Friday, December 29, 2006

ATP 2007 Preview

ATP tennis begins the 2007 season on Sunday in Adelaide, Chennai, and Doha. Round robin also makes its debut in Adelaide, but that’s a whole other story, and I ain’t going there right now. I will say that this off-season went by in a flash, and while I’m certainly eager to see more tennis, I’m not quite ready. But the calendar waits for no one.

The Players to Watch
Who to watch in the new year? These previews are generally reserved for up-and-coming youngsters who hinted at a breakout in 2006, but I’m going all over the map with my picks with a look at a some veterans, a few players in their prime, and a couple of relative newbies. In no particular order, he we go:

Guillermo Canas - Tempus fugit. Seems like yesterday that the Argentine was suspended for two years after testing positive for a banned substance. But he’s been playing (and winning) challengers, and this feisty workhorse with a forehand has been known to cause trouble at big events in the past (see TMS Canada, circa 2002). He enters the season ranked 143, but he’ll be back in the top 50 in no time flat. I have to ask, though: can he stay away from the illegal stuff?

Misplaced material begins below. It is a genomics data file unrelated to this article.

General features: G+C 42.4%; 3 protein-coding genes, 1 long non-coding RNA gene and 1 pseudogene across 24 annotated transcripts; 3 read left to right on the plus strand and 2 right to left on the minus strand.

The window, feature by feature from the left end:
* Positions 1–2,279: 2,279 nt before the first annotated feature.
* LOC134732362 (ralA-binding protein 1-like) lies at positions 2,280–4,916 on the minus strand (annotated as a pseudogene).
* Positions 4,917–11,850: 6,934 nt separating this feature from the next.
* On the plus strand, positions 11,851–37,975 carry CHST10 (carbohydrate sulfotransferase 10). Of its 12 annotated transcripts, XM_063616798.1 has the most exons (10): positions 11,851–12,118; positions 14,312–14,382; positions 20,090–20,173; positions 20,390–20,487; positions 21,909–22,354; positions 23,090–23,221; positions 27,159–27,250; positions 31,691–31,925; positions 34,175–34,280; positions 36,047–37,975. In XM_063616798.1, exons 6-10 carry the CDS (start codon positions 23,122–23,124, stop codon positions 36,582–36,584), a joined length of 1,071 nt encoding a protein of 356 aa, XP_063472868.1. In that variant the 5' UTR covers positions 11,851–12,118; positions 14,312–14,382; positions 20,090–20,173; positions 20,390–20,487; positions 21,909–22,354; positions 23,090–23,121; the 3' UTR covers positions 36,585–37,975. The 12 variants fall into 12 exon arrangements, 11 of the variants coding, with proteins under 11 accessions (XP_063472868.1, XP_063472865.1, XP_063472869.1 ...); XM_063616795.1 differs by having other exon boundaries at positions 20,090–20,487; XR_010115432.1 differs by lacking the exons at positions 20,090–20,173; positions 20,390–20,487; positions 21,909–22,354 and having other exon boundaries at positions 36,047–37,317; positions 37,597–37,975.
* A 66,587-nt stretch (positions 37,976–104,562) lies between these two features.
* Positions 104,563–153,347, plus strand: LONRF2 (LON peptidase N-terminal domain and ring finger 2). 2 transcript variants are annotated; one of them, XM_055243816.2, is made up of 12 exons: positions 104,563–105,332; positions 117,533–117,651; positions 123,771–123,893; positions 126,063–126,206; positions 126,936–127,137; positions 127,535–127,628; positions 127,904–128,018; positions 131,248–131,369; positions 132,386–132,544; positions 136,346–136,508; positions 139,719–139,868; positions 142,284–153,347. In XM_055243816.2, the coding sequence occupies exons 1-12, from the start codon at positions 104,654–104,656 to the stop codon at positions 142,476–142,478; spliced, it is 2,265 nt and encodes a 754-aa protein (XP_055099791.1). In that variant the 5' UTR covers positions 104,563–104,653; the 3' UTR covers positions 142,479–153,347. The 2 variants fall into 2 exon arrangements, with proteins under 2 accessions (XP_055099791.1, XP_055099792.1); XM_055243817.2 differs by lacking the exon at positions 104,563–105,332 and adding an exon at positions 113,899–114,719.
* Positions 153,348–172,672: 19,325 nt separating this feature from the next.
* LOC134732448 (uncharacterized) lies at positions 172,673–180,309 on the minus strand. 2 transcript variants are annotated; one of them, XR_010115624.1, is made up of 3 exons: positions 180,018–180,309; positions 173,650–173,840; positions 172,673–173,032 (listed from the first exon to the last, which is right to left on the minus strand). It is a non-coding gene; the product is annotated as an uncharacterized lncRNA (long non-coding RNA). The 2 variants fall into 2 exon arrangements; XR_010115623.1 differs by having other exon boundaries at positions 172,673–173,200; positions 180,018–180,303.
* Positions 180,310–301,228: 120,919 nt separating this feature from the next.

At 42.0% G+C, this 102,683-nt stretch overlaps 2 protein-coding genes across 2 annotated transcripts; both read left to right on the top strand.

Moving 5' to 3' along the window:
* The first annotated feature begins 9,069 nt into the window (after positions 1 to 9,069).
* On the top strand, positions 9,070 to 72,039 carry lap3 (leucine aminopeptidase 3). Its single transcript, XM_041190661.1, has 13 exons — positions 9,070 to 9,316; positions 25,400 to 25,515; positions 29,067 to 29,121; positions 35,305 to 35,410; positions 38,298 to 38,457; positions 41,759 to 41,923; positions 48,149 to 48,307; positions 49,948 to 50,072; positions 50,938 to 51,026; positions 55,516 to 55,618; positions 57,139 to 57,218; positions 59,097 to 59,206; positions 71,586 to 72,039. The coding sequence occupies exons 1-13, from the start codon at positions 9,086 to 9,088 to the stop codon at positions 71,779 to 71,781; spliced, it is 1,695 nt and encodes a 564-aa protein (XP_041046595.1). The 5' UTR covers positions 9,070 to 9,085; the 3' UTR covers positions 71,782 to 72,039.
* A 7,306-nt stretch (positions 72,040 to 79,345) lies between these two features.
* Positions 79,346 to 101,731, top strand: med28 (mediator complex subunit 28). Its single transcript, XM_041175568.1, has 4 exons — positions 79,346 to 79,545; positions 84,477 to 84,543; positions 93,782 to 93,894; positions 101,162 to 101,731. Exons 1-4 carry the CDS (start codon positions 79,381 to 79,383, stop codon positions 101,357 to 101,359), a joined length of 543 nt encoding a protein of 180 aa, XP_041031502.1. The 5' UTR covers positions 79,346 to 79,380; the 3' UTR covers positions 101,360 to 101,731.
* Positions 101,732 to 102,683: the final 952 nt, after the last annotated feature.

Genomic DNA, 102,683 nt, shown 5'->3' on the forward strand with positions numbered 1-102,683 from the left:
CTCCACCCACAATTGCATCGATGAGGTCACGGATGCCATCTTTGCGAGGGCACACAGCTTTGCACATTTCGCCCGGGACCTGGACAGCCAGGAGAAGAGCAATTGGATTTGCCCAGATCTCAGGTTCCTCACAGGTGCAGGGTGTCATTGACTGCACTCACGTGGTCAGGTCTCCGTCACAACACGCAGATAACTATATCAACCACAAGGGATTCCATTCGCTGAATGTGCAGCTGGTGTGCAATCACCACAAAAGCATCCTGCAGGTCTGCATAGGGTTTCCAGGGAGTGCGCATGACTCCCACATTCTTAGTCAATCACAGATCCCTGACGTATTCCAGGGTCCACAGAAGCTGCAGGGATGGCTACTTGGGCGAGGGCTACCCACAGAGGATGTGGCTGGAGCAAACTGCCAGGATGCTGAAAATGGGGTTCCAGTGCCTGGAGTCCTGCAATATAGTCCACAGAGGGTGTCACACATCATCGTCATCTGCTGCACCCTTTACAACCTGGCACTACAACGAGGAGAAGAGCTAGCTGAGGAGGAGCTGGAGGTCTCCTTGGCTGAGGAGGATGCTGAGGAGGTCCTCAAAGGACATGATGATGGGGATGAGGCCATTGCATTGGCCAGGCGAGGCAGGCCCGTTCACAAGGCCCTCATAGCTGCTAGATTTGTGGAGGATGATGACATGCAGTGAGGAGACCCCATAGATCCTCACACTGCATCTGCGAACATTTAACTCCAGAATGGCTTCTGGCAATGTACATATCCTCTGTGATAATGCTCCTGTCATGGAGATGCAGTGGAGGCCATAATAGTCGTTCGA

Lleyton Hewitt - 2006 was a down year for him, as he sat out much of the hardcourt season with injuries. He also became a father and surely, family life took precedence over his tennis as he made the adjustment into fatherhood. Entering 2007 ranked at No. 20, I don’t know if Lleyton can get back into the top five as, say, Nadal has suggested, but I do expect him to take advantange of the faster Australian Open courts, and if his draw is kind (he has to avoid Federer in the early rounds), he should go far. He’s been training early and hard for his home Slam and he intends to play two tune ups for the first time in forever. He’s even planning to play doubles. Since he has suggested that no one need write his epitaph, the spotlight will be on him in every event he plays to see if he can put his money where his mouth is. And speaking of Nadal...